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This word is used when describing someone who doesn’t care and does things regardless of the consequences. A situation, a comeback, or a person can all be savage. Though it’s mostly used as a term of endearment, its overuse has contributed to its annoyance. Check out the list of insults that have been reinvented as compliments.

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When something is over, dead, rejected, it’s canceled. But people really love to use this word whenever referring to others, which needs to stop. You can’t cancel a person. This belongs on the list of words and phrases that smart people never, ever use.

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If you really love your “fam,” you’ll add the -ily. But don’t use -ily (I love you) by itself; that should have been left back in 2014.

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This word is so done, just like all the other words on this list. Next, read up on these trendy words that you probably don’t truly know the meaning of.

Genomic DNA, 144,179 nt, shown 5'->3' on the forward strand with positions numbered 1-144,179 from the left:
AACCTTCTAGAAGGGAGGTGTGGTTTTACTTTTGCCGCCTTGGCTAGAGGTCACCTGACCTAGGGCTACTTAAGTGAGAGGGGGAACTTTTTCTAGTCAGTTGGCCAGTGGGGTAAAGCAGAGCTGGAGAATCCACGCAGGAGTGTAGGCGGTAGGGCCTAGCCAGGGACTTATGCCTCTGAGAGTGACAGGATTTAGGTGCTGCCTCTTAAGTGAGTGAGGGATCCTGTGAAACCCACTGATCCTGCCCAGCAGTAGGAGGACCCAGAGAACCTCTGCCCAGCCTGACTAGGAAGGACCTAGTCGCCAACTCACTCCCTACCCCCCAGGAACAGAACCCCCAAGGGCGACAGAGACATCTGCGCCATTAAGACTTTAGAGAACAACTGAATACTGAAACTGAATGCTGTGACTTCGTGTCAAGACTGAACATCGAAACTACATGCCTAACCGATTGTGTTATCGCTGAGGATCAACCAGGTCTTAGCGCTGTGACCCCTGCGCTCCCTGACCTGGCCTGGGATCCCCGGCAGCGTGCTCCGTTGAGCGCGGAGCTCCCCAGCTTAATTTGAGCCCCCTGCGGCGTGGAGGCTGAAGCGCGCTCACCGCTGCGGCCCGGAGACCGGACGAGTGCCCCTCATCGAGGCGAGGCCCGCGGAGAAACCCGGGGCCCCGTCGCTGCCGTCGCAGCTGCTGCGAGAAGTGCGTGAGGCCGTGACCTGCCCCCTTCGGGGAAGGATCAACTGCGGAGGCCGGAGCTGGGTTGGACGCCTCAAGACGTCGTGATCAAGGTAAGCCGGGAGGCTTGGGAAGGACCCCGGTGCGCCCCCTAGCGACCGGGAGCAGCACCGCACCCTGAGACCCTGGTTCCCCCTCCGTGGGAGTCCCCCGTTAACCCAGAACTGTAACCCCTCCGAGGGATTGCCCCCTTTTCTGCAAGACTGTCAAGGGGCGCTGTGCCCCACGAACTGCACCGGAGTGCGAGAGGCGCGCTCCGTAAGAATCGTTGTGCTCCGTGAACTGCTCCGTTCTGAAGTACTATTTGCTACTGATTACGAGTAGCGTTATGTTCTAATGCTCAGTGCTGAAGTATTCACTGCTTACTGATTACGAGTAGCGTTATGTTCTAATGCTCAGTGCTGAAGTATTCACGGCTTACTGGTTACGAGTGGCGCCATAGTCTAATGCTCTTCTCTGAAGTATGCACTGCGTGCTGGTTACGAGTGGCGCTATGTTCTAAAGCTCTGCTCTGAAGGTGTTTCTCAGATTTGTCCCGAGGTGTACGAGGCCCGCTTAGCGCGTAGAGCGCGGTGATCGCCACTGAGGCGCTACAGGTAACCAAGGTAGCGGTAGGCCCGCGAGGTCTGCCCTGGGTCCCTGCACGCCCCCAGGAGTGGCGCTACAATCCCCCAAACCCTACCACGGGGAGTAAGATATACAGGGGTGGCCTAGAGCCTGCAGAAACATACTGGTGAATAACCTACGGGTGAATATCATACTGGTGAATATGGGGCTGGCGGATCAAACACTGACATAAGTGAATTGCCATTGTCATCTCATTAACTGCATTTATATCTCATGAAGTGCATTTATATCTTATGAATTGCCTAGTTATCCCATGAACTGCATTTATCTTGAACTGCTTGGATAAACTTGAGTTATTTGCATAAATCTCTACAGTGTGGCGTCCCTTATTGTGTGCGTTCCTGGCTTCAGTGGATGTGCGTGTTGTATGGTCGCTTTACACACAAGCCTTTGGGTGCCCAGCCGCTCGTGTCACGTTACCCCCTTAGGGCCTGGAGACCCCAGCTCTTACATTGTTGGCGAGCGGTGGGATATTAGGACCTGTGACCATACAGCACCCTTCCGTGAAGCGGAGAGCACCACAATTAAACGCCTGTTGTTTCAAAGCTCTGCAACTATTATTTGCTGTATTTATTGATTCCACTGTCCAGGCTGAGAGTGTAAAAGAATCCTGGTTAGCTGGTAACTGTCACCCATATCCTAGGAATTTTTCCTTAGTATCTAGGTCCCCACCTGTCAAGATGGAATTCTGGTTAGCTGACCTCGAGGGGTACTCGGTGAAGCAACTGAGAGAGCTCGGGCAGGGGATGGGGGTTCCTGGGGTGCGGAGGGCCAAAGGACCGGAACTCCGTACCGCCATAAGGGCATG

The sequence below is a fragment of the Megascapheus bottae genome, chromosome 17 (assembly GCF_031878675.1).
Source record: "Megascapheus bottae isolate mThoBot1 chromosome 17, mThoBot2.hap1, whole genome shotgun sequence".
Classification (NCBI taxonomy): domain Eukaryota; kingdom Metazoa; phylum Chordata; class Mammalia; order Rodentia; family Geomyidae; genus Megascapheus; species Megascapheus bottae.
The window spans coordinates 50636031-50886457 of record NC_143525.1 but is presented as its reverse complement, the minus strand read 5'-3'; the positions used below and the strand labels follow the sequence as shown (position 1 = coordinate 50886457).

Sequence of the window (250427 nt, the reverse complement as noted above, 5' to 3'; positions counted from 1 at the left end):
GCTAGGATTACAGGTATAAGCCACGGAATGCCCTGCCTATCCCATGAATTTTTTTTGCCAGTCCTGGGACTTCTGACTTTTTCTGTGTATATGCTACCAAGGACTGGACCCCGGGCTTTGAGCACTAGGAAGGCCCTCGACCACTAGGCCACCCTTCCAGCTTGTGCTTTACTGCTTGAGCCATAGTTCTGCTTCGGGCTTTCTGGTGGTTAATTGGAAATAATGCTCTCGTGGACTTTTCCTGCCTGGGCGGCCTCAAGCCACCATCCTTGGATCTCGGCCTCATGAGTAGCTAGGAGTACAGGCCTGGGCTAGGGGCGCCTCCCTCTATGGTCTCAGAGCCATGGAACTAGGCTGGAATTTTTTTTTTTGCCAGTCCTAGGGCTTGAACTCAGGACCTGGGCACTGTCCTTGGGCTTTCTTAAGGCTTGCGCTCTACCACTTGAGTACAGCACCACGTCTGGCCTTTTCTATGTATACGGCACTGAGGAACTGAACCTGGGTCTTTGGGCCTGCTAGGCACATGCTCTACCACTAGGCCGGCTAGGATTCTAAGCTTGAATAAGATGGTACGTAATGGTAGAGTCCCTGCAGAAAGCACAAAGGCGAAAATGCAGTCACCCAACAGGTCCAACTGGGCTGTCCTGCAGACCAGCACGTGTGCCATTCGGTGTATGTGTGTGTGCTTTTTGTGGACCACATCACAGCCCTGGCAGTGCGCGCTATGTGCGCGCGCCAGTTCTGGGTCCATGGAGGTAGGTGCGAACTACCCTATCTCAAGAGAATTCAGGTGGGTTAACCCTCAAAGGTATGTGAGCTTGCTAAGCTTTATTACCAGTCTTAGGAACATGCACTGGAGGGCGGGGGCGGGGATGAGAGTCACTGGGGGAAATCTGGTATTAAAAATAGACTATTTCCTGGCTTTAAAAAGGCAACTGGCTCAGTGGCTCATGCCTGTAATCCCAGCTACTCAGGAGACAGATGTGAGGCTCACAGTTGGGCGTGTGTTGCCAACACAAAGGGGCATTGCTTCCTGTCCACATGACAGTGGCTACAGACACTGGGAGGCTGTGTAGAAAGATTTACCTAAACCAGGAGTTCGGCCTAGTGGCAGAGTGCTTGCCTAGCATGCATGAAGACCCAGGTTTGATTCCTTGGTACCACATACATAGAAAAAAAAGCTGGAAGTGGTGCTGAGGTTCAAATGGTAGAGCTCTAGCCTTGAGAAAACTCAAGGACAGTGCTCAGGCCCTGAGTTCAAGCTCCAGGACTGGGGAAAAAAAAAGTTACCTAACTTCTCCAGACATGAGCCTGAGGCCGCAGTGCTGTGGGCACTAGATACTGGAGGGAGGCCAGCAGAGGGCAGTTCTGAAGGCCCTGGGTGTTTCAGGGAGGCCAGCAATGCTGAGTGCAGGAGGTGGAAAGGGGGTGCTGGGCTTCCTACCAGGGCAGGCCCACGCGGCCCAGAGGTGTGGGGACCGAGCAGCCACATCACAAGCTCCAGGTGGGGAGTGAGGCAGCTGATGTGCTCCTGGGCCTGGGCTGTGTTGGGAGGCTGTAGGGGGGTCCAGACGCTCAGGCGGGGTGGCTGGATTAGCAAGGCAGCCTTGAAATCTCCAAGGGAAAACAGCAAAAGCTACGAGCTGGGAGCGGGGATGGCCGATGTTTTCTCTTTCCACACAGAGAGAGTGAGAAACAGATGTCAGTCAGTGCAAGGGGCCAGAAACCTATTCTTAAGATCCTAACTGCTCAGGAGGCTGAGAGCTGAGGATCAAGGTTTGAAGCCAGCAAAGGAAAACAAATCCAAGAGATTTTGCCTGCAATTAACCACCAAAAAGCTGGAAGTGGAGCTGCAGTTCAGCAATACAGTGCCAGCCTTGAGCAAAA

Amari D. Pollard
Amari D. Pollard is a writer and audience development strategist. She is currently a Roy H. Park Fellow at the UNC Hussman School of Journalism and Media and previously worked as the Head of Audience Development at The Week. Her writing focuses on politics, culture, relationships, and health. In addition to Reader’s Digest she has been published at The Week, Bustle, PopSugar, Inside Lacrosse, and more. She has a B.A. in Communications from Le Moyne College.
Charlotte Hilton Andersen
Charlotte Hilton Andersen, BS, MS, has been covering health, fitness, parenting and culture for many major outlets, both in print and online, for 15 years. She's the author of two books, co-host of the Self Help Obsession podcast and also does freelance editing and ghostwriting. She has appeared in television news segments for CBS, FOX and NBC.